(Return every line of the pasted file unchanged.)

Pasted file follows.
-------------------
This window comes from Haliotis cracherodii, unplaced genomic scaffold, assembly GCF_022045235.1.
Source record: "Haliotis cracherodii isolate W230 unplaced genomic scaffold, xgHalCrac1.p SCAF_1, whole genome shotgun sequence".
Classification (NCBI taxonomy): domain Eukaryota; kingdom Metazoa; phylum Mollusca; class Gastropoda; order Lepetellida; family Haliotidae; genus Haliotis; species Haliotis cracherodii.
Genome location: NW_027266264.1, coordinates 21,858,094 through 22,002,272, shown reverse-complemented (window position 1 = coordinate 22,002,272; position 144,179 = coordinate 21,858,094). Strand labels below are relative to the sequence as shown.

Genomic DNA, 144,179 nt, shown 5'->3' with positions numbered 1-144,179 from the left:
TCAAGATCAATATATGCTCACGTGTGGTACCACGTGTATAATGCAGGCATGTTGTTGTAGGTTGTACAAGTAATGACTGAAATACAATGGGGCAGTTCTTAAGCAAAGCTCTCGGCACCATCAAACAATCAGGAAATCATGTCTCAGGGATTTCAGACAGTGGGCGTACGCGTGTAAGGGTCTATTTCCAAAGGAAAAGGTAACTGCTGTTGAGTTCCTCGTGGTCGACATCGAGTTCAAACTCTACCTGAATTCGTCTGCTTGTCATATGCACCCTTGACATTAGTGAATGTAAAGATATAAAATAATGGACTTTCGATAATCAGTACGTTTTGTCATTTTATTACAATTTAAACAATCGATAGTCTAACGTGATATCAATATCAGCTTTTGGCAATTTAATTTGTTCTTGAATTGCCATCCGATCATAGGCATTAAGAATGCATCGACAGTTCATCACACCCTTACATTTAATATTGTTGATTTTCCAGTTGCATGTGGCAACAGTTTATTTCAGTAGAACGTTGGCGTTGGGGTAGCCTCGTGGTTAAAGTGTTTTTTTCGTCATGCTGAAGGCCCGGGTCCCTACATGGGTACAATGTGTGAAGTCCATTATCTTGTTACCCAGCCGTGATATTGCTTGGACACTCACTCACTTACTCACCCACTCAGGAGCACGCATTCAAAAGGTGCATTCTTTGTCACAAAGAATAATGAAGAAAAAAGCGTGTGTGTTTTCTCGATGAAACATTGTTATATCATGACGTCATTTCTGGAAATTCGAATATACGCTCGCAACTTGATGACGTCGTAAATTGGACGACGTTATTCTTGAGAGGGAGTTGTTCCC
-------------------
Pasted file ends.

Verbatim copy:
This window comes from Haliotis cracherodii, unplaced genomic scaffold, assembly GCF_022045235.1.
Source record: "Haliotis cracherodii isolate W230 unplaced genomic scaffold, xgHalCrac1.p SCAF_1, whole genome shotgun sequence".
Classification (NCBI taxonomy): domain Eukaryota; kingdom Metazoa; phylum Mollusca; class Gastropoda; order Lepetellida; family Haliotidae; genus Haliotis; species Haliotis cracherodii.
Genome location: NW_027266264.1, coordinates 21,858,094 through 22,002,272, shown reverse-complemented (window position 1 = coordinate 22,002,272; position 144,179 = coordinate 21,858,094). Strand labels below are relative to the sequence as shown.

Genomic DNA, 144,179 nt, shown 5'->3' with positions numbered 1-144,179 from the left:
TCAAGATCAATATATGCTCACGTGTGGTACCACGTGTATAATGCAGGCATGTTGTTGTAGGTTGTACAAGTAATGACTGAAATACAATGGGGCAGTTCTTAAGCAAAGCTCTCGGCACCATCAAACAATCAGGAAATCATGTCTCAGGGATTTCAGACAGTGGGCGTACGCGTGTAAGGGTCTATTTCCAAAGGAAAAGGTAACTGCTGTTGAGTTCCTCGTGGTCGACATCGAGTTCAAACTCTACCTGAATTCGTCTGCTTGTCATATGCACCCTTGACATTAGTGAATGTAAAGATATAAAATAATGGACTTTCGATAATCAGTACGTTTTGTCATTTTATTACAATTTAAACAATCGATAGTCTAACGTGATATCAATATCAGCTTTTGGCAATTTAATTTGTTCTTGAATTGCCATCCGATCATAGGCATTAAGAATGCATCGACAGTTCATCACACCCTTACATTTAATATTGTTGATTTTCCAGTTGCATGTGGCAACAGTTTATTTCAGTAGAACGTTGGCGTTGGGGTAGCCTCGTGGTTAAAGTGTTTTTTTCGTCATGCTGAAGGCCCGGGTCCCTACATGGGTACAATGTGTGAAGTCCATTATCTTGTTACCCAGCCGTGATATTGCTTGGACACTCACTCACTTACTCACCCACTCAGGAGCACGCATTCAAAAGGTGCATTCTTTGTCACAAAGAATAATGAAGAAAAAAGCGTGTGTGTTTTCTCGATGAAACATTGTTATATCATGACGTCATTTCTGGAAATTCGAATATACGCTCGCAACTTGATGACGTCGTAAATTGGACGACGTTATTCTTGAGAGGGAGTTGTTCCC